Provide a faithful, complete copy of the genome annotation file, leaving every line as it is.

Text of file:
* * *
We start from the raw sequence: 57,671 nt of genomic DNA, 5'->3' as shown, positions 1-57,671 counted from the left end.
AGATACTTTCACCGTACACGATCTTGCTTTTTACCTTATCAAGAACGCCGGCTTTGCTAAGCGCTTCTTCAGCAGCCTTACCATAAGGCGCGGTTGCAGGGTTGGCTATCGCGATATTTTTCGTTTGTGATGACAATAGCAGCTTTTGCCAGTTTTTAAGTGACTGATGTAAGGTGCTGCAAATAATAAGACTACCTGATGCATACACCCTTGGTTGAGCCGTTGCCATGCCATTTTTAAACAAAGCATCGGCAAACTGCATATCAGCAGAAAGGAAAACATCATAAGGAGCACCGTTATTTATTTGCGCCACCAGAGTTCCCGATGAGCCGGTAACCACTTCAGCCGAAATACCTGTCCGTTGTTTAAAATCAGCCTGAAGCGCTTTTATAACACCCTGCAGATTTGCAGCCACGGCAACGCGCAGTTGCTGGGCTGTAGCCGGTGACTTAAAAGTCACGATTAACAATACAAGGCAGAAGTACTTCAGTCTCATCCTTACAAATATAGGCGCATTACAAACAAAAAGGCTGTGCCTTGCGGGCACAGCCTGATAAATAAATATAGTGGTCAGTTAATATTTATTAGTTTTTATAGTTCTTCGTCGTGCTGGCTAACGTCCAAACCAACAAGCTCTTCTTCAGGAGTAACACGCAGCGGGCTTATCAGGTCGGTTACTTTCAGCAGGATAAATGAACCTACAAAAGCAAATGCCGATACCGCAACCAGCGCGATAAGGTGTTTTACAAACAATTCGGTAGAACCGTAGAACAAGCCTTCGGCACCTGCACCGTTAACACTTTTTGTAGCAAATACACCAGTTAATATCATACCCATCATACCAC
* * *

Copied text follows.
We start from the raw sequence: 57,671 nt of genomic DNA, 5'->3' as shown, positions 1-57,671 counted from the left end.
AGATACTTTCACCGTACACGATCTTGCTTTTTACCTTATCAAGAACGCCGGCTTTGCTAAGCGCTTCTTCAGCAGCCTTACCATAAGGCGCGGTTGCAGGGTTGGCTATCGCGATATTTTTCGTTTGTGATGACAATAGCAGCTTTTGCCAGTTTTTAAGTGACTGATGTAAGGTGCTGCAAATAATAAGACTACCTGATGCATACACCCTTGGTTGAGCCGTTGCCATGCCATTTTTAAACAAAGCATCGGCAAACTGCATATCAGCAGAAAGGAAAACATCATAAGGAGCACCGTTATTTATTTGCGCCACCAGAGTTCCCGATGAGCCGGTAACCACTTCAGCCGAAATACCTGTCCGTTGTTTAAAATCAGCCTGAAGCGCTTTTATAACACCCTGCAGATTTGCAGCCACGGCAACGCGCAGTTGCTGGGCTGTAGCCGGTGACTTAAAAGTCACGATTAACAATACAAGGCAGAAGTACTTCAGTCTCATCCTTACAAATATAGGCGCATTACAAACAAAAAGGCTGTGCCTTGCGGGCACAGCCTGATAAATAAATATAGTGGTCAGTTAATATTTATTAGTTTTTATAGTTCTTCGTCGTGCTGGCTAACGTCCAAACCAACAAGCTCTTCTTCAGGAGTAACACGCAGCGGGCTTATCAGGTCGGTTACTTTCAGCAGGATAAATGAACCTACAAAAGCAAATGCCGATACCGCAACCAGCGCGATAAGGTGTTTTACAAACAATTCGGTAGAACCGTAGAACAAGCCTTCGGCACCTGCACCGTTAACACTTTTTGTAGCAAATACACCAGTTAATATCATACCCATCATACCAC